The most compelling scene in Hotel Rwanda
comes when Hutu House Manager Paul Rusesabagina (Don Cheadle) strips off his
designer shirt and silk tie in disgust at the carnage he has, literally, run into, but also with the realization that he has succumbed to the “game” of
cow-towing to his Belgian employers, his country’s generals, and the hotel’s
supplier, George Rutagunda (Hakeem Kae-Kazim)—rebel Interahamwe leader and Tutsi
exterminator extraordinaire. So he rips off the symbols of Western hedonism and
cries for himself and his people. Dramatic stuff—yet it’s the first time
we’ve seen him without an undershirt, giving his moment of truth a slightly
false ring—expediency overpowering reality once again.
When the violence first erupts,
Rusesabagina is in his comfortable middle-class home. With his family
huddled around, he peers across the street where a neighbour is savagely beaten.
He states aloud that there is “nothing I can do” and that he would only “act” if
a member of his family was under attack. Essentially, this is the same argument
used by the European governments as they rescued their own, leaving the
“neighbours” to fend for themselves.
As Rusesabagina then begins his journey,
protecting the weak and scorned in a hotel built for the rich and pampered,
the writers (Keir Pearson and Terry George, who also directs) inadvertently leave us to speculate
on his motivation: love for fellow human beings? or guilt from his initial
cowardice. All of which combines to demonstrate the universality of many of the
undercurrents in such apologist tomes as Uncle Tom’s Cabin.
Later, even as his near-hopeless situation
(his bribery cupboard is bare so the army’s protection of this “traitor,” who
shelters Tutsi “cockroaches,”—including his wife and dozens of orphans—is minimal)
finally gives him the strength to order his coddled general to help:
“Who will speak on your behalf at the war crimes trials if I am dead?”
Sadly, the intensity is weakened again as the continuity team lets Rusesabagina’s
whiskers grow at the equivalent rate of three inches per hour.
These are just two examples of how the
“Devil in the details” prevents George’s recounting of a
true-to-life experience from delivering a more searing condemnation of those
who, through murderous action or willful blindness, allowed the slaughter and
displacement of many hundreds of thousands in 1994.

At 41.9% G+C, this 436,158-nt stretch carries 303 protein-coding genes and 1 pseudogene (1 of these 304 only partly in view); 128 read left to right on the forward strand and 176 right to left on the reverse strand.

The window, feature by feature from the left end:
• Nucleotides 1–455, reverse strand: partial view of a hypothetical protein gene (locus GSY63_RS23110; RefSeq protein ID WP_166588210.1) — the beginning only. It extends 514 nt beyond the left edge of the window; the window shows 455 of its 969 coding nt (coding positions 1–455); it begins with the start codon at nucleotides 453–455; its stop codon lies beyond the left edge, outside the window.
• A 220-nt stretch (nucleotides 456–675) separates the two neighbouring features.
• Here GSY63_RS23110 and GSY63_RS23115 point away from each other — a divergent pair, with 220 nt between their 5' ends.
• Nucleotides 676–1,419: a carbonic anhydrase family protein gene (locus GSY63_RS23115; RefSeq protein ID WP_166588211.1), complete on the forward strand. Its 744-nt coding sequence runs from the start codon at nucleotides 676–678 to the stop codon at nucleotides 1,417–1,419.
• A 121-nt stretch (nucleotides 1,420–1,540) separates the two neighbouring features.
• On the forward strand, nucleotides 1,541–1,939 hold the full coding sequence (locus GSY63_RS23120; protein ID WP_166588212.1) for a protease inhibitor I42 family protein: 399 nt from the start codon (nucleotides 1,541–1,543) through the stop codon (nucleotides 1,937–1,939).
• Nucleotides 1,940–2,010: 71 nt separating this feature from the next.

Trying to keep the peace is the beleaguered
UN contingent headed by its Canadian Commander Colonel Oliver (Nick Nolte, whose
lurking rage “We have orders not to shoot” and predilection for single-malt
Scotch come across convincingly even as the rebels mockingly toss him a fallen
comrade’s bloodied blue helmet). Oliver, unwittingly serves as a mouthpiece for
James Baldwin’s view of Africa (Notes of a Native Son) when he blurts out
to the belief-shaken Rusesabagina “You’re not even a nigger—you’re African.
They’re [European intervention troops] not going to stay!”
As Tatiana, (Rusesabagina’s Tutsi wife),
Sophie Okonedo excels in portraying her love for children be they her own, her
brother’s or countless orphans (whose singing voices are effectively slipped
into the soundscape and whose innocent dance around the hotel’s pool—and last
source of water—are telling reinforcements to this disturbing depiction of
humanity at its worst).
Throughout the film, much of the world’s
opinion “How many acts of genocide does it take to make genocide?” is juxtaposed
with Hutu Power’s call to exterminate the “cockroaches” via the speakers of all
manner of ever-ready radios. However, these faceless pronouncements on both
“sides” of the atrocities gradually lose their effectiveness with every
reappearance: more show, less tell, please.
By film’s end, where the remnants of
the former lackey Rusesabagina and his hundreds of “guests” are safely behind
the front, there is a level of closure that is broken only by the credits when
we realize that the Rusesabaginas have abandoned their continent for Belgium.
The lure of the West, presumably, still too strong for those who once stood up
to their “liberators.”
And in 2004, with Darfur burning and Congo
smouldering, has anything really changed? JWR